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Michael Jackson Resolution Watch

Updated, 4:35 p.m. ET

After glancing at today's House floor schedule, we've concluded: Jacko got jacked.

A resolution memorializing Michael Jackson was sidelined last week, but the House will still see fit to take up a myriad of resolutions today honoring various (mostly obscure) figures and events in the world of sports, entertainment and tragic news.

Among them are resolutions honoring the following:

- John William Heisman, the namesake of the Heisman Trophy who died in 1936, for his contributions to the game of football;

- Victims of last month's Metro train accident in the District;

- The 30th anniversary of "Black Music Month";

- Professional basketball player and jazz musician Wayman Tisdale, who died recently, for his "exceptional character and for the example that he served as a testament to the powers of positive thinking";

- House legislative counsel M. Pope Barrow, Jr., who is retiring.

But no love for the King of Pop? Nope, House Speaker Nancy Pelosi gave him the Heisman-style stiff arm.

Pelosi said last week that, while there's "lots of sadness" over Jackson's passing, "I don't think it's necessary for us to have a resolution."

The resolution's sponsor, Rep. Sheila Jackson Lee (D-Tex.), holds out hope that the legislation will eventually come to the floor -- but only when it's ready, "like good wine" -- by way of the House Foreign Affairs Committee, to which the measure was referred.

So now, it seems, the ball is squarely in Rep. Howard Berman's (D-Calif.) court.

As Foreign Affairs chairman, Berman will decide the fate of the lengthy, 1,500-word resolution, which details the late pop superstar's humanitarian efforts and hails Jackson as "an American legend and musical icon."

C'mon, surely the committee could fast-track this resolution ahead of its work on, say, the missile threat in North Korea, or the wars in Iraq and Afghanistan, or the unrest in Iran, right?

Probably not. Berman's committee spokeswoman, Lynne Weil, tells us, "Chairman Berman simply has nothing to say on the subject at the moment."

By Mary Ann Akers  |  July 13, 2009; 3:23 PM ET
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Please immediately stop wasting time, space and attention on this grandstanding Congresswoman who is using the grief over a man's death to raise her profile.

Posted by: bpai_99 | July 14, 2009 10:09 AM | Report abuse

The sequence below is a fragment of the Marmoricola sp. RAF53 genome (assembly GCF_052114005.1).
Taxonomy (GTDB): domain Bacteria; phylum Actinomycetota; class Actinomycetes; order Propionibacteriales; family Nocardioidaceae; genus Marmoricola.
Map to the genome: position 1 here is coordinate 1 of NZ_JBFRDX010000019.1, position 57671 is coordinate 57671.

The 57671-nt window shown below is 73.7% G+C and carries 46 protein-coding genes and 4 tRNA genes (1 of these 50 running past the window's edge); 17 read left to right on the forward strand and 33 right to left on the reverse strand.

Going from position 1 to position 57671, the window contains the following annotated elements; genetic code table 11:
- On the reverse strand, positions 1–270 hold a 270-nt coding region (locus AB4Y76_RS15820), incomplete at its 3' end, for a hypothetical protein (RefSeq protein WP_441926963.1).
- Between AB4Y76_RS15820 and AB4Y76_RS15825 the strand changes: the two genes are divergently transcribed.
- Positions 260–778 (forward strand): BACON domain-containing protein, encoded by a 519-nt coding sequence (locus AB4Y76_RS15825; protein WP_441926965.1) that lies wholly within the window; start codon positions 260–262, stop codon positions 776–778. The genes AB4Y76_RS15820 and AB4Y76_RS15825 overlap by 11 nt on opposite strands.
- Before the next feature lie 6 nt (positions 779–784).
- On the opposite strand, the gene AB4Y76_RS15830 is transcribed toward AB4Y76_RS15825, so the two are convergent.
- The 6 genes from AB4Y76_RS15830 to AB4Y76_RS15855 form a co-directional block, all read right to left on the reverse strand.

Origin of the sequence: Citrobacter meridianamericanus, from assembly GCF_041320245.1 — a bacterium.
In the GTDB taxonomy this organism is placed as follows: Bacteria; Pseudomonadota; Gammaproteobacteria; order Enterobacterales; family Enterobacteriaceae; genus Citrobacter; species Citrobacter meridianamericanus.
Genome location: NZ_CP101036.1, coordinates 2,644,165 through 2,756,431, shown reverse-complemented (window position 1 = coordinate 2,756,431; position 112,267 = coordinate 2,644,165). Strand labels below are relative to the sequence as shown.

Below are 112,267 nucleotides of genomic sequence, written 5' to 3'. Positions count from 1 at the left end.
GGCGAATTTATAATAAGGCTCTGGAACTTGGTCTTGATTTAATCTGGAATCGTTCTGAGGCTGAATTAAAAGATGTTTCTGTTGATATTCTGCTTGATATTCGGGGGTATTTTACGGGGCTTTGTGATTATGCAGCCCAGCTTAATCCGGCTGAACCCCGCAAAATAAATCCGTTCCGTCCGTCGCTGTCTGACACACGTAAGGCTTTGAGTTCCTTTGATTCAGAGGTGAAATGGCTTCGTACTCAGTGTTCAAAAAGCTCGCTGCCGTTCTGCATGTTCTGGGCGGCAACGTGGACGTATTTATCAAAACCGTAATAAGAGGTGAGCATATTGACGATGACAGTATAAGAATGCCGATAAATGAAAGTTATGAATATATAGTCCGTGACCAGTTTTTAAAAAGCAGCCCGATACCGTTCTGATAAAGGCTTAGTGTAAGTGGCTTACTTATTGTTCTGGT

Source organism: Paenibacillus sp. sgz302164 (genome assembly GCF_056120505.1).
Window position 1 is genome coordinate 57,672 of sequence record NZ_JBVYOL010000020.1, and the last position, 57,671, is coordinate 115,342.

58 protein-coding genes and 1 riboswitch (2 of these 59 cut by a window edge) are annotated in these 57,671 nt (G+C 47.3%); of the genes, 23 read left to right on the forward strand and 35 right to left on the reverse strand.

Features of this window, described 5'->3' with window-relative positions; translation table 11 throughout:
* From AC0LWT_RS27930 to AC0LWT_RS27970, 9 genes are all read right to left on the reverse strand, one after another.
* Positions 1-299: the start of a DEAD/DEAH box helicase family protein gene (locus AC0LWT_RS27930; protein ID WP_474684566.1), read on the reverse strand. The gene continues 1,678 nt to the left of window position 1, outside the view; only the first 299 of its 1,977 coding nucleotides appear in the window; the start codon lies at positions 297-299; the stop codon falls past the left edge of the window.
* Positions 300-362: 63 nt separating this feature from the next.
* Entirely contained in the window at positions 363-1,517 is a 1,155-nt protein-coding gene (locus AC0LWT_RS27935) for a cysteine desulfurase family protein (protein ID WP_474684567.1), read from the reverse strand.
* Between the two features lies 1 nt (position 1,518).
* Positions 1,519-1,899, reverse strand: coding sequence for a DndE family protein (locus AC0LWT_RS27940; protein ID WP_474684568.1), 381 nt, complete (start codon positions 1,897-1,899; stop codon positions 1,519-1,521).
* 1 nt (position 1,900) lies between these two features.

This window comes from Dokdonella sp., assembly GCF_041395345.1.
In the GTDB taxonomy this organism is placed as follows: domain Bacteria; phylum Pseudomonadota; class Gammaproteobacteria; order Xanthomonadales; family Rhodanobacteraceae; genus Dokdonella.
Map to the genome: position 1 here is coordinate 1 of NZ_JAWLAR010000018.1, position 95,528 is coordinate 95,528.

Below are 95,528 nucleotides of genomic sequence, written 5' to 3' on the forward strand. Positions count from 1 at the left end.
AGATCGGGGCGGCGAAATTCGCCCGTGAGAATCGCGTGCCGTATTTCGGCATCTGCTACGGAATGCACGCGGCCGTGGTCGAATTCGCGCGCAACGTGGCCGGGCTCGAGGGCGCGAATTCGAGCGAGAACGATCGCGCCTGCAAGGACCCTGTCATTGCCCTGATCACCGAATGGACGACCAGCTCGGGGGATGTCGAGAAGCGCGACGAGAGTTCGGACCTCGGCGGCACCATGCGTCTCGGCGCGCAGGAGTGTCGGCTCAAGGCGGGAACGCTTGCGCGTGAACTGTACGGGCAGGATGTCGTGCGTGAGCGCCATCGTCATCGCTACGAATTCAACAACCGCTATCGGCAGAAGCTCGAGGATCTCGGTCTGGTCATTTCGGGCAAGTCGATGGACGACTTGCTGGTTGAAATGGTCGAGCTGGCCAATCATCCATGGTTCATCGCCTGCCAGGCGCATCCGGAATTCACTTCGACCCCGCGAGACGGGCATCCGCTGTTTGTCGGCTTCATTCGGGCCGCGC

Most of these kinds of actions pass with little or no fanfare because they are lost in the noise of other more important actions. Jackson-Lee doomed her effort when she elected to make a high profile resolution.

Posted by: JMP5 | July 15, 2009 9:47 AM | Report abuse

In her Texas congressional district we know that everything Rep. Sheila does has a high-profile slant to it. Publicity is more important to her than really helping her constituents. She inserts herself into celebrity funerals and press conferences the same way she notoriously hogs the coveted aisle position every year at the president's State of the Union speech. She sponsors more useless "humanitarian" resolutions than just about anybody in Congress, and her success record for handling constituents' casework is way below average. Maybe that's because she hires and fires more aides than any other congressperson. In Texas she's a joke, and we all miss the great representative she replaced, Ms. Barbara Jordan.

Posted by: donwayne69 | July 15, 2009 11:29 AM | Report abuse

I think it's a little premature to be doing this. For all the good that he did he took two steps back for every one forward. Now that they are in the process of dissecting him it appears worse rather than redeeming. I say forget about it.

Posted by: skybride56 | July 15, 2009 10:00 PM | Report abuse

"She inserts herself into celebrity funerals and press conferences the same way she notoriously hogs the coveted aisle position every year at the president's State of the Union speech."

Have you ever (how could you not) seen Shelia walking down to the TWO aisle seats it takes to handle her girth? She & Nadler need at least two to handle their well-endowed rear ends.

Posted by: nickthimmeschearthlinknet | July 16, 2009 1:40 AM | Report abuse

The proposed resolution is a good indication of the folly of our elected officials. They conisitently fail at doing the right thing in important matters, and can somehow find the time to honor someone who repeatedly displayed bizarre behavior.

Posted by: masssgt | July 17, 2009 5:48 AM | Report abuse

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